Image Processing Reference
In-Depth Information
A
Bits, Bytes and Binary Numbers
When working with images it is useful to know something about how data are stored
in the memory of the computer. Most values associated with images are closely
related to the internal representation of the numbers. The value of one pixel is often
stored as one byte for example.
The memory of the computer can basically be seen as an enormous amount of
switches that can either be turned on or off. Each switch is called a bit (binary digit)
and can therefore be assigned either the value 0 or the value 1. So if you just wanted
to store values of either 0 or 1 it would be perfectly fine. However, this is rarely the
case and bits are combined to represent other types of number.
The binary number system is also called a base-2 system, since the basic unit only
has two values. Our normal system is a base-10 system and is called the decimal
system. To understand the base-2 system better, let us first have a look at the base-
10 system. When you see the following two numbers, 137 and 209814, you should
actually think like this in terms of the base-10 system:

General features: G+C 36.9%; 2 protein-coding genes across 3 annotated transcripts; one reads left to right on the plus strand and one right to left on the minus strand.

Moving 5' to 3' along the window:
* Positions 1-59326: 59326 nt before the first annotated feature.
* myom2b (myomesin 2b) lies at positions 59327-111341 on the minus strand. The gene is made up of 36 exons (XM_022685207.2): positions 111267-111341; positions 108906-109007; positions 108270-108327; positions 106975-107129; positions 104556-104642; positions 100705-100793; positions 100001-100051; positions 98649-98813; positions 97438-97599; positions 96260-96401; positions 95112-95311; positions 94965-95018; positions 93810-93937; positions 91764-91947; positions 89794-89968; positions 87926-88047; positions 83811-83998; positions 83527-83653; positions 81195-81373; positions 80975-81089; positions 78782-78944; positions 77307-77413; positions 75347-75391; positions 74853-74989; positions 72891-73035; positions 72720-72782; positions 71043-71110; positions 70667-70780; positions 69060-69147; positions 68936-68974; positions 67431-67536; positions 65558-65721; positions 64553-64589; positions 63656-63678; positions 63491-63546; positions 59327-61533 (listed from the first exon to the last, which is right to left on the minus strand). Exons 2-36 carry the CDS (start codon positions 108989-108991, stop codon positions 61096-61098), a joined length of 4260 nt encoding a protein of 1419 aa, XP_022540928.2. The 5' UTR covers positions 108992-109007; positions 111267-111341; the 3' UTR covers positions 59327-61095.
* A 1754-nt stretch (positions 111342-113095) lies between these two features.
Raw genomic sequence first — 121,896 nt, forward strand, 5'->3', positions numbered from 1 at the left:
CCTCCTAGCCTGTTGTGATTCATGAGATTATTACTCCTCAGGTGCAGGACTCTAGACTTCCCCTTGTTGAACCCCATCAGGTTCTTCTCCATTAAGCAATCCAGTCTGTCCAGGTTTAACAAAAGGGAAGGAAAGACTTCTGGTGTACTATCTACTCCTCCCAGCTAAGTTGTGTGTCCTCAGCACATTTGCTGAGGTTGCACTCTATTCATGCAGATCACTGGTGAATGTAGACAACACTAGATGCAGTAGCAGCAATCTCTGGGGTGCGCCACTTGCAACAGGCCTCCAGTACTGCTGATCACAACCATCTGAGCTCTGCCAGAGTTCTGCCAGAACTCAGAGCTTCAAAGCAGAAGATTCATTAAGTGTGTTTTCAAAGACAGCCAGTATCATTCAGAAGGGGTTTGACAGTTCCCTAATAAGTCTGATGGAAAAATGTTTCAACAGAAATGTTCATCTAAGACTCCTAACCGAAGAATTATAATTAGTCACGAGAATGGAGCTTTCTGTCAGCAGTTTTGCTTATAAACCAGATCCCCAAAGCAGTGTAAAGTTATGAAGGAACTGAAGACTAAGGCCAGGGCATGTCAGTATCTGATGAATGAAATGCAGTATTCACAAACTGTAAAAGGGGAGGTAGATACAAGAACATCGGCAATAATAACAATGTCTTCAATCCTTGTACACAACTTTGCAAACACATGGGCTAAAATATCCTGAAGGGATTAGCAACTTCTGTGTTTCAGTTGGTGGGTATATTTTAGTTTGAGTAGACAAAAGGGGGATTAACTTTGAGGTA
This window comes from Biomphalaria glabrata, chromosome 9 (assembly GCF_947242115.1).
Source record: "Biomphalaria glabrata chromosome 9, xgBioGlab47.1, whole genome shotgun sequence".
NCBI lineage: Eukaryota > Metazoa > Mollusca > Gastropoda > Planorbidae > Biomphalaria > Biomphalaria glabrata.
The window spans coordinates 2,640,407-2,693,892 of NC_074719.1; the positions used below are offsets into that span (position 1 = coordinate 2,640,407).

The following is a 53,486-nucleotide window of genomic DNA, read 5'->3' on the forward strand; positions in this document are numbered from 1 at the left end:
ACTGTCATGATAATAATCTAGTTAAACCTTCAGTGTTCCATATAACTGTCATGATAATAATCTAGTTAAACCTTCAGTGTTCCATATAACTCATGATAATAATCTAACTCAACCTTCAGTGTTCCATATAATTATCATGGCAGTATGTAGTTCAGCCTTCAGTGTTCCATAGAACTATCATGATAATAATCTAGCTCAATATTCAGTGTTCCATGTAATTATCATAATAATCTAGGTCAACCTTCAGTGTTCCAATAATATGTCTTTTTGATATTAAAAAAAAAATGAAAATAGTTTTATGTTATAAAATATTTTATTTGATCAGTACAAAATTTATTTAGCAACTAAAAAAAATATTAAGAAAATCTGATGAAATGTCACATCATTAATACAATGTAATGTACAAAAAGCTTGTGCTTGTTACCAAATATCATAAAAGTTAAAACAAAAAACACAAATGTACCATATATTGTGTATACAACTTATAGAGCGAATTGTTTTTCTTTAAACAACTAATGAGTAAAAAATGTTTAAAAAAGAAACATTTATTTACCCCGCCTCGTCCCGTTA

10 2
10 1
10 0
1
·
+
3
·
+
7
·
=
100
+
30
+
7
=
137
(A.1)
10 5
10 4
10 3
10 2
10 1
10 0
2
·
+
0
·
+
9
·
+
8
·
+
1
·
+
4
·
=
200000
+
0
+
9000
+
800
+
10
+
4
=
209814
(A.2)
To generalize the formula we have
10 n
10 n 1
10 2
10 1
10 0
···
x n ·
+
x n 1 ·
+···+
x 2 ·
+
x 1 ·
+
x 0 ·
(A.3)
The x values are the coefficients of the base-10 system and they define the fi-
nal decimal number. This formula is similar no matter what base you use. Below
the general formulas for calculating a decimal number for base-16 (hexadecimal
numbers) and base-2 (binary numbers) can be seen:
16 n
16 n 1
16 2
16 1
16 0
(A.4)
Base-16:
···
x n ·
+
x n 1 ·
+···+
x 2 ·
+
x 1 ·
+
x 0 ·
2 n
2 n 1
2 2
2 1
2 0
Base-2:
···
x n ·
+
x n 1 ·
+···+
x 2 ·
+
x 1 ·
+
x 0 ·
(A.5)

Search WWH ::

Custom Search